Before meeting with a lawyer to begin drafting your will, it is important to be aware of certain limitations on your instructions to your personal representative.
Spouses and Dependants
There are two ways your last wishes may be limited when dealing with spouses and dependants. The first limitation is in the form of specific laws in place in Alberta that protect the interests of a spouse dependant upon death. The Dependants Relief Act allows the Court to redistribute your estate to recognize any claims by a dependant, which is defined as a spouse, adult interdependent partner, children under the age of 18, or children over the age of 18 who suffer from some form of disability preventing them to earn a livelihood.
The court has the discretion to award a lump sum payment, periodic payments or transfer property out of the income or capital from the estate. The Dower Act provides that an individual may not gift the matrimonial home to anyone without the consent of his or her spouse. This ensures the surviving spouse is to be granted, at minimum, a life estate in the home.
The Divorce Act states the importance of a testator to provide “adequate, just and equitable” support after death. The second way a testator may be limited when dealing with a spouse or partner is through common law remedies, for example the principle of a constructive trust. Essentially this enables a spouse or partner who has contributed to the estate, either directly or indirectly, to challenge a Will through the courts in an attempt to obtain their entitled share.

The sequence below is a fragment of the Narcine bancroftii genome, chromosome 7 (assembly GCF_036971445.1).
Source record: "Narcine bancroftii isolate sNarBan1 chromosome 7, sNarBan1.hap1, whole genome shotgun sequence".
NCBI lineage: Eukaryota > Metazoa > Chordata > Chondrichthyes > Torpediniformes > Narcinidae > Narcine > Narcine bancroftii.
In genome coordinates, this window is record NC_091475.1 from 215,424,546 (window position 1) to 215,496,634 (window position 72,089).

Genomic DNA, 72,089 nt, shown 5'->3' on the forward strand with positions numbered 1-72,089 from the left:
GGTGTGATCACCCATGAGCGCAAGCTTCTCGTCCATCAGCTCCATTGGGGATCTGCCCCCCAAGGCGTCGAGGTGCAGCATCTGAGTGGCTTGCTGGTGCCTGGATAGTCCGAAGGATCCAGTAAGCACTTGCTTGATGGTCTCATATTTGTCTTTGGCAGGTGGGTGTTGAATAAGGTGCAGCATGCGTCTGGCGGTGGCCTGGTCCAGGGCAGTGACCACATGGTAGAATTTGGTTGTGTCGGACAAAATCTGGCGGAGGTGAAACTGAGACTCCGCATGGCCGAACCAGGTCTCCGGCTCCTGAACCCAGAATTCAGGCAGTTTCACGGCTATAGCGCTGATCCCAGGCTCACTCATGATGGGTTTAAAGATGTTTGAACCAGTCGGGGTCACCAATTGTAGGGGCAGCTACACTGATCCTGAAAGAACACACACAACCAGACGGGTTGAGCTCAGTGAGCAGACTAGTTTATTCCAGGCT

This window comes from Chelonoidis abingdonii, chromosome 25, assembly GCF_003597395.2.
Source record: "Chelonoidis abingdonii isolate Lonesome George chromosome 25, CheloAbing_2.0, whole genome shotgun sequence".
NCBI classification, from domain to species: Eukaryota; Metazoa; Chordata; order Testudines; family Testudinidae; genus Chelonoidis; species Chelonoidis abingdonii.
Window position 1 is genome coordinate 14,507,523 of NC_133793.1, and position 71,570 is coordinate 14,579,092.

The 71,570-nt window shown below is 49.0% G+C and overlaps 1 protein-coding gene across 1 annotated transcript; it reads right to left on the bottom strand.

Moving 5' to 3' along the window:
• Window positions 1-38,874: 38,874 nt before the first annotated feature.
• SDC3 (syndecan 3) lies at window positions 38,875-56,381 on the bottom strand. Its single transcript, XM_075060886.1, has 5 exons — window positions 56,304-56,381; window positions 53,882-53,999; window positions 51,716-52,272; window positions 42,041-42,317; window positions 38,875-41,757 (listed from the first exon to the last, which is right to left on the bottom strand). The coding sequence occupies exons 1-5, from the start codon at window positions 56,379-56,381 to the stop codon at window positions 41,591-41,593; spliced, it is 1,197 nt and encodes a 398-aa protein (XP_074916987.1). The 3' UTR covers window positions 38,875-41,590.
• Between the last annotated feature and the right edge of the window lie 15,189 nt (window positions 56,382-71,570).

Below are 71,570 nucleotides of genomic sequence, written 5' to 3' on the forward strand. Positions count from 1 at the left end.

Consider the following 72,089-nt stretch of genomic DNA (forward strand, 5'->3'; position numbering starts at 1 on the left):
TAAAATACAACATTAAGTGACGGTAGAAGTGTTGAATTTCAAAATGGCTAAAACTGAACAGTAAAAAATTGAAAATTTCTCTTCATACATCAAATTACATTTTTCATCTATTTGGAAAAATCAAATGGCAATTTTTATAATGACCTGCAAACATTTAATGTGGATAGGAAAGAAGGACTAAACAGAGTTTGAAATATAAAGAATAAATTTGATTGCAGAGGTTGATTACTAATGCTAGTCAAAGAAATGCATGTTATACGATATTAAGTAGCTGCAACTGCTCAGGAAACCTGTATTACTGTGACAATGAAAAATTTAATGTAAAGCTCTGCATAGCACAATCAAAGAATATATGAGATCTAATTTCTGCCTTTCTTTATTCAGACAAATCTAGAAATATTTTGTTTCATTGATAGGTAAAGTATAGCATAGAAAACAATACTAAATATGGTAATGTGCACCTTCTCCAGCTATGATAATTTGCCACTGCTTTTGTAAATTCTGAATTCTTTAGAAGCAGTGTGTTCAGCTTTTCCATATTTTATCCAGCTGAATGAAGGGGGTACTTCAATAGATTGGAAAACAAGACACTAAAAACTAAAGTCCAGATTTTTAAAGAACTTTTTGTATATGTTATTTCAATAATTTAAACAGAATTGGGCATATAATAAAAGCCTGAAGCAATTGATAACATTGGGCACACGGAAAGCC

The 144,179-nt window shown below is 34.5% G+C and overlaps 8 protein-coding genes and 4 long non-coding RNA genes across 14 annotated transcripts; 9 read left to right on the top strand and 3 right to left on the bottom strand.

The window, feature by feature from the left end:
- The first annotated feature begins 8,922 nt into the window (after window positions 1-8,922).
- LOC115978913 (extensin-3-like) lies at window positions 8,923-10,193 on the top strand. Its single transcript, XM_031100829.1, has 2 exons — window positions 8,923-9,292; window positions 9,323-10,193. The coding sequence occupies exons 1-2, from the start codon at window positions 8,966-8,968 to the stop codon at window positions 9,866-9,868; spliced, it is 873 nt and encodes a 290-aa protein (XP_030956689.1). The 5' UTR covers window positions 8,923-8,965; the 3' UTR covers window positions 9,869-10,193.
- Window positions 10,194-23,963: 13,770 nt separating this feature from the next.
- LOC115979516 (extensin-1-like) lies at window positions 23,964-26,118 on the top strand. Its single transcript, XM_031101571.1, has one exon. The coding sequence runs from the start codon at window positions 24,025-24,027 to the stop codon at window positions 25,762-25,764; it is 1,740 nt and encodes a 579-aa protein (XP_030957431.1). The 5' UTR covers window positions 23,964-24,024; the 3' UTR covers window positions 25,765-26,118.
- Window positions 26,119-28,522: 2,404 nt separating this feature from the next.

Funeral and Burial Instructions
The testator has the right to make choices regarding the disposal of his or her remains by providing funeral and burial instructions. However, it is important to note that the testator’s personal representative has the right to make final decisions when dealing with these instructions. Generally, a will is not read until after the funeral has taken place and as such it is usually advisable for an individual to leave these instructions with their personal representative in a separate document.
It is important to note that a will is generally revoked upon marriage. This means that once a person gets married any previous will they had in place will become invalid. The exception to this is if the will is made specifically with clauses that stipulate the testator is contemplating marriage.
Gifts to Minors
While the testator can stipulate that a gift is to be left to any individual that is over the age of 18, a gift can not be left to those under the age of 18. The testator must be aware of this and be prepared to appoint a trustee to hold any funds for the benefit of any minor until they reach the stipulated age. Also note that a testator can stipulate that a gift not be given until the beneficiary has reached a certain age, such as 25, or it can be given out in portions. One example is giving 50 per cent 21 and the remainder at 25).
It is very important to realize the limitations placed on you when drafting a will. This can avoid your will being challenged and altered by the courts after your death, which not only alters your last wishes but also can be a very costly and time consuming process.
Legally Speaking appears every second week in LIFE. It is intended for information purposes only. Readers with a specific legal problem should consult a lawyer. This week’s column was written by David Brant, of the Red Deer law firm Duhamel Manning Feehan Warrender Glass. Brant can be reached at 343-0812 or at www.reddeeraltalaw.com